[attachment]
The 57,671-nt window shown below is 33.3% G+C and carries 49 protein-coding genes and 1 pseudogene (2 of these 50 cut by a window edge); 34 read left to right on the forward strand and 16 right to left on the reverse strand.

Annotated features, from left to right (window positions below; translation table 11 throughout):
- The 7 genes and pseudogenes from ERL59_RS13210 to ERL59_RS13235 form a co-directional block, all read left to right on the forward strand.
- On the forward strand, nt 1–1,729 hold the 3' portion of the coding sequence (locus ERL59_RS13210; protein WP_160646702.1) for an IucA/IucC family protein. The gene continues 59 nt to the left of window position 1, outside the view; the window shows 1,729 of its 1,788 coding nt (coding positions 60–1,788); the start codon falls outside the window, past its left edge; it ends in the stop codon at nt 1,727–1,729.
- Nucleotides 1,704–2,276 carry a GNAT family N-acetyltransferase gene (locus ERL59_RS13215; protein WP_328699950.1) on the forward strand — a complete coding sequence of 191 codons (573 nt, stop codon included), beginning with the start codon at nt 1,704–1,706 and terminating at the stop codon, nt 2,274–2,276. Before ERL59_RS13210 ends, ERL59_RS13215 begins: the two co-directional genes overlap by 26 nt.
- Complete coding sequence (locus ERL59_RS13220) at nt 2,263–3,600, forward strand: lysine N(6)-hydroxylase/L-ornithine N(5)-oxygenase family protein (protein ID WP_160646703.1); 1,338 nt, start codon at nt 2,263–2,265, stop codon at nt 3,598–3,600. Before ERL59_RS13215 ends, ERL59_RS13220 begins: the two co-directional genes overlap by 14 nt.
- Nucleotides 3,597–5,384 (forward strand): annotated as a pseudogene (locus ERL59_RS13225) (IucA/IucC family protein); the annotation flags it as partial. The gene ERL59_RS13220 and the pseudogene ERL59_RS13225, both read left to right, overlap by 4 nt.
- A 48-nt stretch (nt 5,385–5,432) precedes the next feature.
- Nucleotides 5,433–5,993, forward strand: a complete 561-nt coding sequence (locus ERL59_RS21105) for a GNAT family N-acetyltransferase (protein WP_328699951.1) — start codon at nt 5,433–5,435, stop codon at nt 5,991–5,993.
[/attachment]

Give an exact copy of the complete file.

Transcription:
The 57,671-nt window shown below is 33.3% G+C and carries 49 protein-coding genes and 1 pseudogene (2 of these 50 cut by a window edge); 34 read left to right on the forward strand and 16 right to left on the reverse strand.

Annotated features, from left to right (window positions below; translation table 11 throughout):
- The 7 genes and pseudogenes from ERL59_RS13210 to ERL59_RS13235 form a co-directional block, all read left to right on the forward strand.
- On the forward strand, nt 1–1,729 hold the 3' portion of the coding sequence (locus ERL59_RS13210; protein WP_160646702.1) for an IucA/IucC family protein. The gene continues 59 nt to the left of window position 1, outside the view; the window shows 1,729 of its 1,788 coding nt (coding positions 60–1,788); the start codon falls outside the window, past its left edge; it ends in the stop codon at nt 1,727–1,729.
- Nucleotides 1,704–2,276 carry a GNAT family N-acetyltransferase gene (locus ERL59_RS13215; protein WP_328699950.1) on the forward strand — a complete coding sequence of 191 codons (573 nt, stop codon included), beginning with the start codon at nt 1,704–1,706 and terminating at the stop codon, nt 2,274–2,276. Before ERL59_RS13210 ends, ERL59_RS13215 begins: the two co-directional genes overlap by 26 nt.
- Complete coding sequence (locus ERL59_RS13220) at nt 2,263–3,600, forward strand: lysine N(6)-hydroxylase/L-ornithine N(5)-oxygenase family protein (protein ID WP_160646703.1); 1,338 nt, start codon at nt 2,263–2,265, stop codon at nt 3,598–3,600. Before ERL59_RS13215 ends, ERL59_RS13220 begins: the two co-directional genes overlap by 14 nt.
- Nucleotides 3,597–5,384 (forward strand): annotated as a pseudogene (locus ERL59_RS13225) (IucA/IucC family protein); the annotation flags it as partial. The gene ERL59_RS13220 and the pseudogene ERL59_RS13225, both read left to right, overlap by 4 nt.
- A 48-nt stretch (nt 5,385–5,432) precedes the next feature.
- Nucleotides 5,433–5,993, forward strand: a complete 561-nt coding sequence (locus ERL59_RS21105) for a GNAT family N-acetyltransferase (protein WP_328699951.1) — start codon at nt 5,433–5,435, stop codon at nt 5,991–5,993.